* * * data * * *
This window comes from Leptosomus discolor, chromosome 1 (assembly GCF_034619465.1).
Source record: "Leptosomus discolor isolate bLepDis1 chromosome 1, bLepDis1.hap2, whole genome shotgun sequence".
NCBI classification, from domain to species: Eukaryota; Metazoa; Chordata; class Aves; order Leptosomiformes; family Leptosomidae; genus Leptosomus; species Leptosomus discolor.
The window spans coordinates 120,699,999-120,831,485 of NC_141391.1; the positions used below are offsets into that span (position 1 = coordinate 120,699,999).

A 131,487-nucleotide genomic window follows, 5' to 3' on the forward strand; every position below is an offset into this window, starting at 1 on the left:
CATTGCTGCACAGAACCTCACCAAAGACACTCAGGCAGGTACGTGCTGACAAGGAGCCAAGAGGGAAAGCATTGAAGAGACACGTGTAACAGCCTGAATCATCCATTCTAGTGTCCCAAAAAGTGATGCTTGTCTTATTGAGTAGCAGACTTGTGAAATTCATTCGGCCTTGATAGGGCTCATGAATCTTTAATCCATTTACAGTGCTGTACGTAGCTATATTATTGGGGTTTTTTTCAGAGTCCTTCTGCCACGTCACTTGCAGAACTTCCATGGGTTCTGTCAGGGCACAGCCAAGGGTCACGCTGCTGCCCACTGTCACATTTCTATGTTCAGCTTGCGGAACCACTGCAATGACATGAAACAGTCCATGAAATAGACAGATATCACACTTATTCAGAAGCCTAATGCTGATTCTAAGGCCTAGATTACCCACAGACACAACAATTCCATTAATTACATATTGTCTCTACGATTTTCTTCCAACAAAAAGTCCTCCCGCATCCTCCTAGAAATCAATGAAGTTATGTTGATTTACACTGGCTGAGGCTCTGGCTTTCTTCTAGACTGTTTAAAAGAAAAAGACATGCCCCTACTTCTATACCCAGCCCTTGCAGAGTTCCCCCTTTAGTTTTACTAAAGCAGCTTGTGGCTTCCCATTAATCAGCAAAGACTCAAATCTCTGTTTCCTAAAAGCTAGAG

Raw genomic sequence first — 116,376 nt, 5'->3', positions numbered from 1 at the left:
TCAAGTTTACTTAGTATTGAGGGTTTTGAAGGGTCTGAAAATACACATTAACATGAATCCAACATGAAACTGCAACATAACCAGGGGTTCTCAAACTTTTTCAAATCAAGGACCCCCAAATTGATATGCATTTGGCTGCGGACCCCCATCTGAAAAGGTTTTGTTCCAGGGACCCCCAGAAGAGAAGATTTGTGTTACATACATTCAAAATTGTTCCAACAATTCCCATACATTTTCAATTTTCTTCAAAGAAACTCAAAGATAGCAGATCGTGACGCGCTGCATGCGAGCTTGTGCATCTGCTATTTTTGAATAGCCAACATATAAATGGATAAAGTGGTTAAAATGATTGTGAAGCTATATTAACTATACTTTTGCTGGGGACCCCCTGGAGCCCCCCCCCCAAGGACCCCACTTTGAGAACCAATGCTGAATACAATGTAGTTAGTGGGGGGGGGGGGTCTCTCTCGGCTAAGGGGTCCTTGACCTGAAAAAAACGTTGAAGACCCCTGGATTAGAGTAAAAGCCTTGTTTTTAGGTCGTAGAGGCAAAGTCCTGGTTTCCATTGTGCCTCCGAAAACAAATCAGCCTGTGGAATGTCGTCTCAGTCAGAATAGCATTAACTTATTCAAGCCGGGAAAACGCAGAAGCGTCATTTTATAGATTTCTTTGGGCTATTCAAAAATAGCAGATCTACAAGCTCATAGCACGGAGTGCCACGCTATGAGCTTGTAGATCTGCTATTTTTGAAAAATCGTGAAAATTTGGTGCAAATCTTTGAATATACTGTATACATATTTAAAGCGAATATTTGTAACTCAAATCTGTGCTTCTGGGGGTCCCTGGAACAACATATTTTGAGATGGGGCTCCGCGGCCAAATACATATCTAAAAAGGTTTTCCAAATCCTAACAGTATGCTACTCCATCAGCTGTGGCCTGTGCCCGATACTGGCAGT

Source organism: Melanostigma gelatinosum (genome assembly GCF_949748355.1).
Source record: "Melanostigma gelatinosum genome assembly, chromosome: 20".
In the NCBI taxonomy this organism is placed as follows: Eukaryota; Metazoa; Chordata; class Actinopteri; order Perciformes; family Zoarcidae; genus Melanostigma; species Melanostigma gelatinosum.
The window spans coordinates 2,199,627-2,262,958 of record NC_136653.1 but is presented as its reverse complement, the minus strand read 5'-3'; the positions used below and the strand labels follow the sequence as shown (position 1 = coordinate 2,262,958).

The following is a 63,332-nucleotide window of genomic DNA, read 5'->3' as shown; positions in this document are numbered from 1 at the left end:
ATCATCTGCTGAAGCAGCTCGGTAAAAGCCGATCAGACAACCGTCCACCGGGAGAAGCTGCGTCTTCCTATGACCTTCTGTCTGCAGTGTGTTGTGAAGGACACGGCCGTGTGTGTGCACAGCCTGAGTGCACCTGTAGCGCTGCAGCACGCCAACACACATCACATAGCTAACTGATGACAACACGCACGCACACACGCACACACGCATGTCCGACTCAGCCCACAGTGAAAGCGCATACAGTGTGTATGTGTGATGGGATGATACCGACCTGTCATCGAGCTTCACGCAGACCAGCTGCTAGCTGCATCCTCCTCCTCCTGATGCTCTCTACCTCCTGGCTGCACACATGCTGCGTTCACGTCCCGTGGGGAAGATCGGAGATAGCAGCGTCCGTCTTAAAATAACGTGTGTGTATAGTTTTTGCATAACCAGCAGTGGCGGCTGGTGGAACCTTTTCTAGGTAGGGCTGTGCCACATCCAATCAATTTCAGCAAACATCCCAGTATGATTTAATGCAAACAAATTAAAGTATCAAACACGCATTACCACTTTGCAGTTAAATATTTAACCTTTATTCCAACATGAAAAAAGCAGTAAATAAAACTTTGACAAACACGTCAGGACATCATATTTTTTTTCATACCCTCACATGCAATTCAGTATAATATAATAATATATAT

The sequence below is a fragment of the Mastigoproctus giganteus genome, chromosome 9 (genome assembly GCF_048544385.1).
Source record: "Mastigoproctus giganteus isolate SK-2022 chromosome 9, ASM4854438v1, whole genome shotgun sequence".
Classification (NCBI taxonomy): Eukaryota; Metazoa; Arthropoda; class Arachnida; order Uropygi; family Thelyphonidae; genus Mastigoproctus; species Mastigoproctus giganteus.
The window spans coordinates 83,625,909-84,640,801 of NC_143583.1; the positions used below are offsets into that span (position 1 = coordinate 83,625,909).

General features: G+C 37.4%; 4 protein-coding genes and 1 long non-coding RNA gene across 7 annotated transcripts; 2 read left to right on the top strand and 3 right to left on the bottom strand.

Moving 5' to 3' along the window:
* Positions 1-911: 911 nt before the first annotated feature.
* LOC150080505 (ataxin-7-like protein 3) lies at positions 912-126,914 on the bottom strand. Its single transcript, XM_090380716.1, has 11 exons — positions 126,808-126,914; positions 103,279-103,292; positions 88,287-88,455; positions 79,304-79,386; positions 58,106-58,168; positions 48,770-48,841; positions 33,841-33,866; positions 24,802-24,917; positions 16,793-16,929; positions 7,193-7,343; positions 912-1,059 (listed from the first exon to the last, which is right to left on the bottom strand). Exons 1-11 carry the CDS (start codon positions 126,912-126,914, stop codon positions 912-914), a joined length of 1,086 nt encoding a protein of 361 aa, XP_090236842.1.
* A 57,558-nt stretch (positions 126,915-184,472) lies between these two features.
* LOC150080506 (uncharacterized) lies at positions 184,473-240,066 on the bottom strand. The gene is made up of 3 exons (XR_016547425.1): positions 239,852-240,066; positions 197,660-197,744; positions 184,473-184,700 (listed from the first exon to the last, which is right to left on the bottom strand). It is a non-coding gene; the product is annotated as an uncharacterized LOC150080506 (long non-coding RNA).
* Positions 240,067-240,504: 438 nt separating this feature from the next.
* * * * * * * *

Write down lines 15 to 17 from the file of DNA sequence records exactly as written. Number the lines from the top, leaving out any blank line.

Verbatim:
The sequence below is a fragment of the Mastigoproctus giganteus genome, chromosome 9 (genome assembly GCF_048544385.1).
Source record: "Mastigoproctus giganteus isolate SK-2022 chromosome 9, ASM4854438v1, whole genome shotgun sequence".
Classification (NCBI taxonomy): Eukaryota; Metazoa; Arthropoda; class Arachnida; order Uropygi; family Thelyphonidae; genus Mastigoproctus; species Mastigoproctus giganteus.